Tritt resurfaces, The Deadly Gentlmen debut, Murphey mixes it up
Tuesday, July 9, 2013
– Travis Tritt returns with his first disc in six years, sort of. "The Calm After..." is out today on his own label. The disc actually is a reissue of his 2007 disc, "The Storm," which embroiled the Georgia singer in a protracted lawsuit with his label Category 5. The label went under thanks to a cloud of legal issues surrounding its owner, who eventually went to jail. The disc contains two new songs, including one with his daughter, Tyler Reese, 15, who sing the Patty Smyth/Don Henley hit Sometimes Love Just Ain't Enough.
Veteran Michael Martin Murphey also releases an album, "Red River Drifter," on his own label. The music is varied including country and blues.
Boston-based quintet The Deadly Gentlemen make its Rounder debut with "Roll Me, Tumble Me." The disc, its third overall, contains 10 songs from a band including Greg Liesz on banjo, Sam Grisman on bass, mandolinist Dominick Leslie, fiddle player Mike Barnett and guitarist Stash Wyslouch.
CD reviews for The Deadly Gentlemen
Roll Me, Tumble Me
With their third release, the Boston-based the Deadly Gentlemen deliver a mix of bluegrass, folk, pop and rock. Banjoist Greg Liszt (formerly of Crooked Still and Bruce Springsteen's touring band) wrote all 10 songs for the project, including re-workings of some past compositions.
Though not as overtly comical as the Austin Lounge Lizards much of Liszt's writing is humorous, including the title track (previously recorded for their 2008 album "The Bastard Masterpiece") »»»
Editorial: Walking the talk
When names like Hank Williams, Johnny Cash, Waylon and the Hag are invoked, you're talking hard core country. These are the touchstones of country , the guys who made country music what it was and still is (or maybe can be). When these folks would sing about being down-and-out and the rough-and-tumble, they knew of what they were singing about. Fast forward a few years to the country singers of today. »»»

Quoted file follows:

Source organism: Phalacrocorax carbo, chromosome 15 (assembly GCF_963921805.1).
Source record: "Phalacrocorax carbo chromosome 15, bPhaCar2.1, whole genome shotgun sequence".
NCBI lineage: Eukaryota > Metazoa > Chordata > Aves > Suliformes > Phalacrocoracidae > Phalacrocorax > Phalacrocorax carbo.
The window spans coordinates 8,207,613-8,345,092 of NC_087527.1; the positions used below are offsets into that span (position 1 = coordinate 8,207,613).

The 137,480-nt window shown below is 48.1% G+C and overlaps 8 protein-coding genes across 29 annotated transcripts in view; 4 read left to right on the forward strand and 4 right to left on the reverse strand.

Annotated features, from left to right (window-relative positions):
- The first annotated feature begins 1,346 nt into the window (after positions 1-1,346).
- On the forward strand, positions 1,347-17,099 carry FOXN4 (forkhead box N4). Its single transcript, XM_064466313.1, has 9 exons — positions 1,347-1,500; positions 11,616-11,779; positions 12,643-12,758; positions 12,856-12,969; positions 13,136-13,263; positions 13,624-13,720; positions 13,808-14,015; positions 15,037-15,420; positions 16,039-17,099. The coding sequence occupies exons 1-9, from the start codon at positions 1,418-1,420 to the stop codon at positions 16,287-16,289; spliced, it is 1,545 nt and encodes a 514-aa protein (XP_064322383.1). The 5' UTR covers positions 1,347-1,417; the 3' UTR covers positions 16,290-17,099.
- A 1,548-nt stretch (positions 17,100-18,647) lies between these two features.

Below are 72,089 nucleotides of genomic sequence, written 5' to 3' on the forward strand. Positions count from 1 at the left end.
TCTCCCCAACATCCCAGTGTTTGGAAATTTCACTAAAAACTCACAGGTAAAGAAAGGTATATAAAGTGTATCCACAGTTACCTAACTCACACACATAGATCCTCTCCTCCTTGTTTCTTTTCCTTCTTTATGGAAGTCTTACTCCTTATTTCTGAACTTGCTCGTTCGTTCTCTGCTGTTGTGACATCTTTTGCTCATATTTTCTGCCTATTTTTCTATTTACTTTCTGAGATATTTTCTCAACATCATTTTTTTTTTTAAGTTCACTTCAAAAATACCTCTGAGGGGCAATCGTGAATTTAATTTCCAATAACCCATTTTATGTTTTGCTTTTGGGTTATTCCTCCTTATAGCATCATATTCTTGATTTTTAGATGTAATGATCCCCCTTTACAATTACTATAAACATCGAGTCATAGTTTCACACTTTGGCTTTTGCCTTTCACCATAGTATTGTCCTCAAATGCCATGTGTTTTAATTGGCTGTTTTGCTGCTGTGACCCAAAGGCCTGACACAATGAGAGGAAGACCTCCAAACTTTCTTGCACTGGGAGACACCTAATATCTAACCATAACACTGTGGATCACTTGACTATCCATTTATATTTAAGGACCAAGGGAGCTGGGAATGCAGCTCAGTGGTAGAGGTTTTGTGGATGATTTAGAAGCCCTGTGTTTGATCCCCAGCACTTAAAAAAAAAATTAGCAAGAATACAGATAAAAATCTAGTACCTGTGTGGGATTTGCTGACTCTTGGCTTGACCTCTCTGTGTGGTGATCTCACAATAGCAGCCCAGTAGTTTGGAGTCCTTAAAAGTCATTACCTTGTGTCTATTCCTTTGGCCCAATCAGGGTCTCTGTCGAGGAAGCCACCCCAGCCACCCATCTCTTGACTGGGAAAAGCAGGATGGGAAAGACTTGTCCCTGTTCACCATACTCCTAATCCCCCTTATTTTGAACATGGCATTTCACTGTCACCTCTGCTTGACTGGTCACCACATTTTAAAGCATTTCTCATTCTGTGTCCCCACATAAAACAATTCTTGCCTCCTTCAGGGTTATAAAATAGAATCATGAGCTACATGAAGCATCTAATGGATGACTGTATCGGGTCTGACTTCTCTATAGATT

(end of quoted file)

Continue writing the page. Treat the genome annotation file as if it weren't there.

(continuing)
Concert Review: Ely wears well
Joe Ely is the prototypical rambler. It comes through in his music and in his life. There are lots of elements in the music about travels, riding the rails, small town scenery and getting away from it.
In fact, after playing "I'm Gonna Strangle You Shorty" as the first song of his encore, Ely opined, "The only thing I got out of... »»»
Concert Review: With Stapleton, it's the man and his music that counts
Chris Stapleton arrived in Los Angeles still celebrating the high from recently winning three major awards at this year's CMA award ceremony. You'd never guess this by his stage presentation, however. He performed with a sparse band - a bassist, drummer, his wife singing harmonies and Mr. Stapleton handling all guitars. There was no hoopla.... »»»
Country News Digest
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